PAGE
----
3. How Well Does Your State Meet the Requirements of Free and Fair Elections?

    Note: This activity uses the Free and Fair Elections Explainer. Students will need to have access to the internet in order to conduct research.

    Share the Free and Fair Elections Explainer with your students. (Note: This Explainer is also available as a PDF or Google Doc.) Ask them to read the introduction and the bold headings for each section and then to write down any questions that they have about the headings.

    Use the Jigsaw teaching strategy to help your students analyze the information in the Explainer. Divide your students into seven “expert” groups, and assign each group one of the first seven sections of the Explainer. Each group should write down a summary of their section in their own words, and then research and brainstorm answers to the “ask yourself” questions at the end of their section.

    Then, place students into “teaching” groups with seven members, one from each “expert” group. Ask each student to present the summary that they wrote in their “expert” group about their section and their answers to the “ask yourself” questions. After each student presents, their group mates should ask them any questions they may have about their point. They can use the questions they wrote at the beginning of the activity.

    Finally, ask students to return to their concept maps and add any additional ideas that they have after discussing the Explainer.

    Remote Learning Note: To teach the jigsaw activity synchronously, assign students to work in small groups in virtual breakout rooms. Assign each group one section of the Free and Fair Elections Explainer. Then, assign students to new breakout rooms, this time with group members who read different sections of the Explainer.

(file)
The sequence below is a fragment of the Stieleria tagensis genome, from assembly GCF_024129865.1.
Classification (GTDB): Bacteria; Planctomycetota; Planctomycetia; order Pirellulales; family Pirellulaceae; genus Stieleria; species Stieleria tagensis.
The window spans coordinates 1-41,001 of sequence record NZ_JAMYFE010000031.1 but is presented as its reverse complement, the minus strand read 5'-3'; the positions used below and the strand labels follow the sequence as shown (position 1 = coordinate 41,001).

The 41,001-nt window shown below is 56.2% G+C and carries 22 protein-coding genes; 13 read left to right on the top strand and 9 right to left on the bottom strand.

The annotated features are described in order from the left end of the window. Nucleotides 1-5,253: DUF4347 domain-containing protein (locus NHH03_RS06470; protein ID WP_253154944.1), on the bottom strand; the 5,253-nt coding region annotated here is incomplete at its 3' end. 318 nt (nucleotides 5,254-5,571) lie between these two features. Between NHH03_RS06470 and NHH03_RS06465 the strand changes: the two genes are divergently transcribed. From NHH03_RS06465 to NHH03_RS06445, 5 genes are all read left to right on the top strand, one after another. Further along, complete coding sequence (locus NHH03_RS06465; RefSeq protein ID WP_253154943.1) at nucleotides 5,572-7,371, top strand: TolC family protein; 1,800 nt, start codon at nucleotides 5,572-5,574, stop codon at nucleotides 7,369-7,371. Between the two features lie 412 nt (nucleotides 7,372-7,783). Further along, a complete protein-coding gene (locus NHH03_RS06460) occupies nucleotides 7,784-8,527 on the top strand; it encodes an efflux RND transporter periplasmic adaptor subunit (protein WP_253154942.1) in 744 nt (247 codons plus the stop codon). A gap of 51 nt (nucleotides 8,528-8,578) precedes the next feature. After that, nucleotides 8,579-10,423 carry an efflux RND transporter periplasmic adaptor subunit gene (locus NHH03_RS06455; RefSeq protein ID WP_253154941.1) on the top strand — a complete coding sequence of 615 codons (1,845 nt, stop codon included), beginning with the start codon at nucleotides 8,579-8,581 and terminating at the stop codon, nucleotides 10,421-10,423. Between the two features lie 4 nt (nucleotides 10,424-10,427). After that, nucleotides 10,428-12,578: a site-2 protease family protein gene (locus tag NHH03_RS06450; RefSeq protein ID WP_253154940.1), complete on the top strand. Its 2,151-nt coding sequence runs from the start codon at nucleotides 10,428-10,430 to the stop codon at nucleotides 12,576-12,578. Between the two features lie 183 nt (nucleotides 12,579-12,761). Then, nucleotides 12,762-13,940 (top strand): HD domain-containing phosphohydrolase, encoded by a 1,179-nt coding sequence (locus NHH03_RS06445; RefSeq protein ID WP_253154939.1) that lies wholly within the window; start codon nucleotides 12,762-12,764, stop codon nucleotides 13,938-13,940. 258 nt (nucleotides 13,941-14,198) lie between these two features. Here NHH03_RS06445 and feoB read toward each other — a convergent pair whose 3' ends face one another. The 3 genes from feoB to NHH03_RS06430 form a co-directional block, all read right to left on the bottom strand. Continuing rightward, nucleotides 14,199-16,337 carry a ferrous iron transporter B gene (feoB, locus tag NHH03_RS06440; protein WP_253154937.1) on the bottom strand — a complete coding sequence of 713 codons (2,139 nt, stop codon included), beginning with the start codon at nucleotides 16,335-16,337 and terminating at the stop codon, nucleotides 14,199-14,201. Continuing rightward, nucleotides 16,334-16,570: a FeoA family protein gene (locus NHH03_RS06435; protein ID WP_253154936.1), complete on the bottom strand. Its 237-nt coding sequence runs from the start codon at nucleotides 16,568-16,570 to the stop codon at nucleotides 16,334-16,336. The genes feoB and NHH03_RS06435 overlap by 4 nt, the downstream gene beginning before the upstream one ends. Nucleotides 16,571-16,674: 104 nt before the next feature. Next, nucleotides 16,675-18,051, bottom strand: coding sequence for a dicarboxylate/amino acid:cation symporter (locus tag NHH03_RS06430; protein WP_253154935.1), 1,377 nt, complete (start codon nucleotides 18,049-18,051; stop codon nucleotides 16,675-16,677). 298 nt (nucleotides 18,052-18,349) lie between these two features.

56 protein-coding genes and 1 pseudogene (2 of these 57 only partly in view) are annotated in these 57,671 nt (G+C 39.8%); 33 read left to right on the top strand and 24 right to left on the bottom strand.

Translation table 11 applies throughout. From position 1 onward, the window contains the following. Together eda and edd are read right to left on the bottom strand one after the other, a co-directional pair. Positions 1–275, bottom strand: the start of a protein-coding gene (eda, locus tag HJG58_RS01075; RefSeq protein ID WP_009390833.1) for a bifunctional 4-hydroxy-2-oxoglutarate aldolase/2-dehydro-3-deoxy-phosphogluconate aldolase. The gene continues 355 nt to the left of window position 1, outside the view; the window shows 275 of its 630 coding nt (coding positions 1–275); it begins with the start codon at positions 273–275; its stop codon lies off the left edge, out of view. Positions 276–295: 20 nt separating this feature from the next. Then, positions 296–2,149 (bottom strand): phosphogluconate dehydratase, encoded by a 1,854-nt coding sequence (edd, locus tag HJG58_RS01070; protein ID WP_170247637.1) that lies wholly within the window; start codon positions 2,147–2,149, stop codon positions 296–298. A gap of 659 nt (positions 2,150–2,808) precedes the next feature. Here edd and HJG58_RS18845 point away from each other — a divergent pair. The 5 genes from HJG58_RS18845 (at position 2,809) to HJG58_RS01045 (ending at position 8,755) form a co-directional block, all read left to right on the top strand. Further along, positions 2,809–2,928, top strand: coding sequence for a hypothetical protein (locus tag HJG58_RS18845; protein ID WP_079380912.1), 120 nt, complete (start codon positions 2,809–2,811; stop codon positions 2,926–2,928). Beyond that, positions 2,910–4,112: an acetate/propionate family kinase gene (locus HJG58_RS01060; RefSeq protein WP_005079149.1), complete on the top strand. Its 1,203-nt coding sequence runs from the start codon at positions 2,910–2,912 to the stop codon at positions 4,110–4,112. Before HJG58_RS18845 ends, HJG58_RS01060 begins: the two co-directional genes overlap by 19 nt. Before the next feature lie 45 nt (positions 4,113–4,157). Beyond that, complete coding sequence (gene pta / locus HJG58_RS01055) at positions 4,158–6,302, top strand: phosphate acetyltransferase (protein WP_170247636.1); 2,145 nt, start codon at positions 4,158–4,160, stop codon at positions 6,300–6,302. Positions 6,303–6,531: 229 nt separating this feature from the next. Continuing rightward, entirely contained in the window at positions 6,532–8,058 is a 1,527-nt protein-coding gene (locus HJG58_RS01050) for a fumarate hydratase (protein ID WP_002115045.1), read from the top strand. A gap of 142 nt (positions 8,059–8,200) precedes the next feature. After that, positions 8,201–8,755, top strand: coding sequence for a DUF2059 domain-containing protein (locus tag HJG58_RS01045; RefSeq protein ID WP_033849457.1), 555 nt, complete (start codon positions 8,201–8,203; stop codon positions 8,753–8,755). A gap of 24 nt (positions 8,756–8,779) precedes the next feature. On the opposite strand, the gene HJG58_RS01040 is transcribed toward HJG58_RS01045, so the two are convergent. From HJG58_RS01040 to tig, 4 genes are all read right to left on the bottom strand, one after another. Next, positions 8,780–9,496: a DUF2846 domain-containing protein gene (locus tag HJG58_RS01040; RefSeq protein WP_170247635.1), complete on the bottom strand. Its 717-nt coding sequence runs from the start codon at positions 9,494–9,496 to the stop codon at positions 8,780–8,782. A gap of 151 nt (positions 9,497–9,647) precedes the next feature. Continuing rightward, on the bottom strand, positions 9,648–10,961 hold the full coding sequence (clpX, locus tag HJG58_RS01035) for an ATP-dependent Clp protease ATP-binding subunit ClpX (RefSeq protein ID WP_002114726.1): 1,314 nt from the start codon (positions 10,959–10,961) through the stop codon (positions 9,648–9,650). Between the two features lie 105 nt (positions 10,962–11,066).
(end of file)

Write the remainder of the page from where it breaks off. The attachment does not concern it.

To teach the jigsaw activity asynchronously, assign students to small groups. Ask each group member to read a different section of the Free and Fair Elections Explainer. Students should record or write a summary of their section to share with their group members.

  4. What Actions Can We Take to Protect the Integrity of Elections?

    Ask students to choose one or more of the following prompts to reflect on, either in their journals or on an Exit Card.
    • What can I or groups in my community do to make sure elections are free and fair?
    • What can the media do to make sure elections are free and fair?
    • What can politicians do to make sure elections are free and fair?

    Remote Learning Note: Students can complete their reflections asynchronously. Ask students to submit their reflections using the Exit Card Routine.

Citations

  • 1 : Steven L. Taylor, Matthew S. Shugart, Arend Lijphart, and Bernard Grofman, A Different Democracy (Yale University Press, 2014).
  • 2 : Note: The New York Times is offering free digital subscriptions to high school students and teachers through September 2021. Without a subscription, you have access to a limited number of free articles per month.